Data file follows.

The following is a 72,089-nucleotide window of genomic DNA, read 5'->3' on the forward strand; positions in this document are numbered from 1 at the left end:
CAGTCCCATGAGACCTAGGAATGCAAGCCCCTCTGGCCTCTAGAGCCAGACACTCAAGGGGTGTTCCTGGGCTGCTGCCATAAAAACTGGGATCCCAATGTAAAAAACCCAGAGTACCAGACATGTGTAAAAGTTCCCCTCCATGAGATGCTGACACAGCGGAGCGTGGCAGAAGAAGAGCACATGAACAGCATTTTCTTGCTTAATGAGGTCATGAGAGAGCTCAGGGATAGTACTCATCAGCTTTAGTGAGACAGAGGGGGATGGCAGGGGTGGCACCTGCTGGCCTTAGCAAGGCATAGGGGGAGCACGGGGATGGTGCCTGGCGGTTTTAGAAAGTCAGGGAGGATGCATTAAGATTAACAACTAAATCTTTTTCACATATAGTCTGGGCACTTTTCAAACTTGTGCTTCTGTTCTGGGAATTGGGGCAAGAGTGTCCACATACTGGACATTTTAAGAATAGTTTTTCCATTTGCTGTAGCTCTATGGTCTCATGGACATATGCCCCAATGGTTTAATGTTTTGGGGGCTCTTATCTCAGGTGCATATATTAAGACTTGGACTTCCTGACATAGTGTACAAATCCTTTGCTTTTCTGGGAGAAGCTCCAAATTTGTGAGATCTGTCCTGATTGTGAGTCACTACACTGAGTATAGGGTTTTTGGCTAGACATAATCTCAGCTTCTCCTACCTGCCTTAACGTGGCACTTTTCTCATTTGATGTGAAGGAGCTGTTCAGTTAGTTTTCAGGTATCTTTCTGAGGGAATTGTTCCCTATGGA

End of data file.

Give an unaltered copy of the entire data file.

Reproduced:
The following is a 72,089-nucleotide window of genomic DNA, read 5'->3' on the forward strand; positions in this document are numbered from 1 at the left end:
CAGTCCCATGAGACCTAGGAATGCAAGCCCCTCTGGCCTCTAGAGCCAGACACTCAAGGGGTGTTCCTGGGCTGCTGCCATAAAAACTGGGATCCCAATGTAAAAAACCCAGAGTACCAGACATGTGTAAAAGTTCCCCTCCATGAGATGCTGACACAGCGGAGCGTGGCAGAAGAAGAGCACATGAACAGCATTTTCTTGCTTAATGAGGTCATGAGAGAGCTCAGGGATAGTACTCATCAGCTTTAGTGAGACAGAGGGGGATGGCAGGGGTGGCACCTGCTGGCCTTAGCAAGGCATAGGGGGAGCACGGGGATGGTGCCTGGCGGTTTTAGAAAGTCAGGGAGGATGCATTAAGATTAACAACTAAATCTTTTTCACATATAGTCTGGGCACTTTTCAAACTTGTGCTTCTGTTCTGGGAATTGGGGCAAGAGTGTCCACATACTGGACATTTTAAGAATAGTTTTTCCATTTGCTGTAGCTCTATGGTCTCATGGACATATGCCCCAATGGTTTAATGTTTTGGGGGCTCTTATCTCAGGTGCATATATTAAGACTTGGACTTCCTGACATAGTGTACAAATCCTTTGCTTTTCTGGGAGAAGCTCCAAATTTGTGAGATCTGTCCTGATTGTGAGTCACTACACTGAGTATAGGGTTTTTGGCTAGACATAATCTCAGCTTCTCCTACCTGCCTTAACGTGGCACTTTTCTCATTTGATGTGAAGGAGCTGTTCAGTTAGTTTTCAGGTATCTTTCTGAGGGAATTGTTCCCTATGGA